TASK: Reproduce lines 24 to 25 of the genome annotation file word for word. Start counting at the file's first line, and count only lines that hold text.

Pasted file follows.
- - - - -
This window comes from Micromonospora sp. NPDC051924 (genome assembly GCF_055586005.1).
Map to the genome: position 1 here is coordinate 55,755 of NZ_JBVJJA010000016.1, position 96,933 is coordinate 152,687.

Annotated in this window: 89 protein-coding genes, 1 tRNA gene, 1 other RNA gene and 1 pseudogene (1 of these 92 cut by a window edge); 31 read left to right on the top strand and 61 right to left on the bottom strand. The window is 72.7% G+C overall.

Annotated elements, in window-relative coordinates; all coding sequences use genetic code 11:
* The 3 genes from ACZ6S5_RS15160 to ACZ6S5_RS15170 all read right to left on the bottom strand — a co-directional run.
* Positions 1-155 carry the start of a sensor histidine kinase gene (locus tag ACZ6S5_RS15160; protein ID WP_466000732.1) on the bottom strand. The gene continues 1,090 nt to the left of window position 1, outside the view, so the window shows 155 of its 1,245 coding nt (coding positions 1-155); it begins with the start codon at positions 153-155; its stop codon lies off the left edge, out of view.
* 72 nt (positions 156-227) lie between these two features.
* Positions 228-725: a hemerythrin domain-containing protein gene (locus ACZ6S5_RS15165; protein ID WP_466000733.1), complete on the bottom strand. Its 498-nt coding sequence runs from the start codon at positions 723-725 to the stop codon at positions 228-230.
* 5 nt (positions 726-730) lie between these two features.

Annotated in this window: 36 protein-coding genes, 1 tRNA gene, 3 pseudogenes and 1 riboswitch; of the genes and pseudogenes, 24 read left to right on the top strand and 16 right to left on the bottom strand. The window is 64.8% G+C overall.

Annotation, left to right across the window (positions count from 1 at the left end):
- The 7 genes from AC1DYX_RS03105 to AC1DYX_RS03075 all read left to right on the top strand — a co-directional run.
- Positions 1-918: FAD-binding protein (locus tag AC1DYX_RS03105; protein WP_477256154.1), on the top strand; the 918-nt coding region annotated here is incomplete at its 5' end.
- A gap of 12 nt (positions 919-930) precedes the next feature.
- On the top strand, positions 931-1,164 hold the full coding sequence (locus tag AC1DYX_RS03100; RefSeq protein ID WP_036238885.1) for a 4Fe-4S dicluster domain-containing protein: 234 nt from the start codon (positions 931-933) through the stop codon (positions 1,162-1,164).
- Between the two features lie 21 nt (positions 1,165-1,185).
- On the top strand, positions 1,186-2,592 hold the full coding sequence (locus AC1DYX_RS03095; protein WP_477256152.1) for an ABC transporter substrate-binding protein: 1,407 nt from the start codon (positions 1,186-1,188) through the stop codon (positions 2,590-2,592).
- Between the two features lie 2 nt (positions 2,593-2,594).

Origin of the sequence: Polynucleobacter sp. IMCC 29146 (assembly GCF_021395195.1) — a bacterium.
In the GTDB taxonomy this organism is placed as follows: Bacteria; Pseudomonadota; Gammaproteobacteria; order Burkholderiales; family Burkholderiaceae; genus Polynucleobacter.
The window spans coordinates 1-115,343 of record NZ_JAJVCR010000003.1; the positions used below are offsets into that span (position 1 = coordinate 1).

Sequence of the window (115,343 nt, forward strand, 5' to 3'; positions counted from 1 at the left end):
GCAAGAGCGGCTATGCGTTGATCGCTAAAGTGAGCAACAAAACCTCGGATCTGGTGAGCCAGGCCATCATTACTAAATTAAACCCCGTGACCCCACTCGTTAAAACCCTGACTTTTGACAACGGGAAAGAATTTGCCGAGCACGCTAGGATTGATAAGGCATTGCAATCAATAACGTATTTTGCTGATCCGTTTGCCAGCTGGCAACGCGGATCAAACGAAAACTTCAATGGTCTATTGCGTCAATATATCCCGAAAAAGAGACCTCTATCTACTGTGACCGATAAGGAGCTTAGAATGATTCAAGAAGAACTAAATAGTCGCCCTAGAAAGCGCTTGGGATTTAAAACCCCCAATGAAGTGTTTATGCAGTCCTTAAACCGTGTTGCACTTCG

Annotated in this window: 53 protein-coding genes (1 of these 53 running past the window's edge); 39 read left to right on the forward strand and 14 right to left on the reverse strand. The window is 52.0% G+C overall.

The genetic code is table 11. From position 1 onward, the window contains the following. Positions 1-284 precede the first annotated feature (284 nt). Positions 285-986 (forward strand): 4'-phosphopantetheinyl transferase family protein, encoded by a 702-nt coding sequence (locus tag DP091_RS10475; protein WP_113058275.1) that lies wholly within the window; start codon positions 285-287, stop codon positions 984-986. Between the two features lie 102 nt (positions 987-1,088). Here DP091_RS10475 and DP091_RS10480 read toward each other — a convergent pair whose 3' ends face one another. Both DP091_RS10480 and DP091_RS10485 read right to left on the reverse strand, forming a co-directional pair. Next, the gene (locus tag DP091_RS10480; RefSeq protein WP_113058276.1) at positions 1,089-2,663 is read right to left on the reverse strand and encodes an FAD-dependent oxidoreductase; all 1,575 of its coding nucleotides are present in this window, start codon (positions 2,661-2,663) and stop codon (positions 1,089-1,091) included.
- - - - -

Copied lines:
Annotated in this window: 53 protein-coding genes (1 of these 53 running past the window's edge); 39 read left to right on the forward strand and 14 right to left on the reverse strand. The window is 52.0% G+C overall.

The genetic code is table 11. From position 1 onward, the window contains the following. Positions 1-284 precede the first annotated feature (284 nt). Positions 285-986 (forward strand): 4'-phosphopantetheinyl transferase family protein, encoded by a 702-nt coding sequence (locus tag DP091_RS10475; protein WP_113058275.1) that lies wholly within the window; start codon positions 285-287, stop codon positions 984-986. Between the two features lie 102 nt (positions 987-1,088). Here DP091_RS10475 and DP091_RS10480 read toward each other — a convergent pair whose 3' ends face one another. Both DP091_RS10480 and DP091_RS10485 read right to left on the reverse strand, forming a co-directional pair. Next, the gene (locus tag DP091_RS10480; RefSeq protein WP_113058276.1) at positions 1,089-2,663 is read right to left on the reverse strand and encodes an FAD-dependent oxidoreductase; all 1,575 of its coding nucleotides are present in this window, start codon (positions 2,661-2,663) and stop codon (positions 1,089-1,091) included.